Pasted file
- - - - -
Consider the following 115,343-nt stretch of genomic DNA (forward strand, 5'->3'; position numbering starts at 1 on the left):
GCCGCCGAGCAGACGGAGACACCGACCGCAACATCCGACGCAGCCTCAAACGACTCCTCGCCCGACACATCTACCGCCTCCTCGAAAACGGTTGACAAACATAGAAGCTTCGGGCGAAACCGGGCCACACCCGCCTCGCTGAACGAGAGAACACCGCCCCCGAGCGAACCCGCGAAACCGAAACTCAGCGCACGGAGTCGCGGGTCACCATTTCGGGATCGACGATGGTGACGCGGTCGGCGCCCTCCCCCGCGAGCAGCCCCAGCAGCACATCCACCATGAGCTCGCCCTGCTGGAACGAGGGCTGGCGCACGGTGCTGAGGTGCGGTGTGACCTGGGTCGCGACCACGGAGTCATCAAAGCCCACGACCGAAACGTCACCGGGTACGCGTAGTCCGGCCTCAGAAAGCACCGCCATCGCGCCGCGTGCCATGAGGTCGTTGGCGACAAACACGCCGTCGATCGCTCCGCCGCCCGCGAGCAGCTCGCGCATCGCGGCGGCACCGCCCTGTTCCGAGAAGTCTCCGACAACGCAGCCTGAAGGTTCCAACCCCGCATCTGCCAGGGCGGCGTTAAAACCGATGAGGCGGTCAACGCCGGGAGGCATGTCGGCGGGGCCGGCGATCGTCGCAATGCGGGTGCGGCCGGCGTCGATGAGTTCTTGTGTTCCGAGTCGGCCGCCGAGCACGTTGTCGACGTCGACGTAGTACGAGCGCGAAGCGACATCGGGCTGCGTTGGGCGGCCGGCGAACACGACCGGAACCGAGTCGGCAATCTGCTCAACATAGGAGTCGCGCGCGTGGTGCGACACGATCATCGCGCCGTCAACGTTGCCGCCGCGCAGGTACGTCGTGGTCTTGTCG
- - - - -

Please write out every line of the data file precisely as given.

Consider the following 115,343-nt stretch of genomic DNA (forward strand, 5'->3'; position numbering starts at 1 on the left):
GCCGCCGAGCAGACGGAGACACCGACCGCAACATCCGACGCAGCCTCAAACGACTCCTCGCCCGACACATCTACCGCCTCCTCGAAAACGGTTGACAAACATAGAAGCTTCGGGCGAAACCGGGCCACACCCGCCTCGCTGAACGAGAGAACACCGCCCCCGAGCGAACCCGCGAAACCGAAACTCAGCGCACGGAGTCGCGGGTCACCATTTCGGGATCGACGATGGTGACGCGGTCGGCGCCCTCCCCCGCGAGCAGCCCCAGCAGCACATCCACCATGAGCTCGCCCTGCTGGAACGAGGGCTGGCGCACGGTGCTGAGGTGCGGTGTGACCTGGGTCGCGACCACGGAGTCATCAAAGCCCACGACCGAAACGTCACCGGGTACGCGTAGTCCGGCCTCAGAAAGCACCGCCATCGCGCCGCGTGCCATGAGGTCGTTGGCGACAAACACGCCGTCGATCGCTCCGCCGCCCGCGAGCAGCTCGCGCATCGCGGCGGCACCGCCCTGTTCCGAGAAGTCTCCGACAACGCAGCCTGAAGGTTCCAACCCCGCATCTGCCAGGGCGGCGTTAAAACCGATGAGGCGGTCAACGCCGGGAGGCATGTCGGCGGGGCCGGCGATCGTCGCAATGCGGGTGCGGCCGGCGTCGATGAGTTCTTGTGTTCCGAGTCGGCCGCCGAGCACGTTGTCGACGTCGACGTAGTACGAGCGCGAAGCGACATCGGGCTGCGTTGGGCGGCCGGCGAACACGACCGGAACCGAGTCGGCAATCTGCTCAACATAGGAGTCGCGCGCGTGGTGCGACACGATCATCGCGCCGTCAACGTTGCCGCCGCGCAGGTACGTCGTGGTCTTGTCG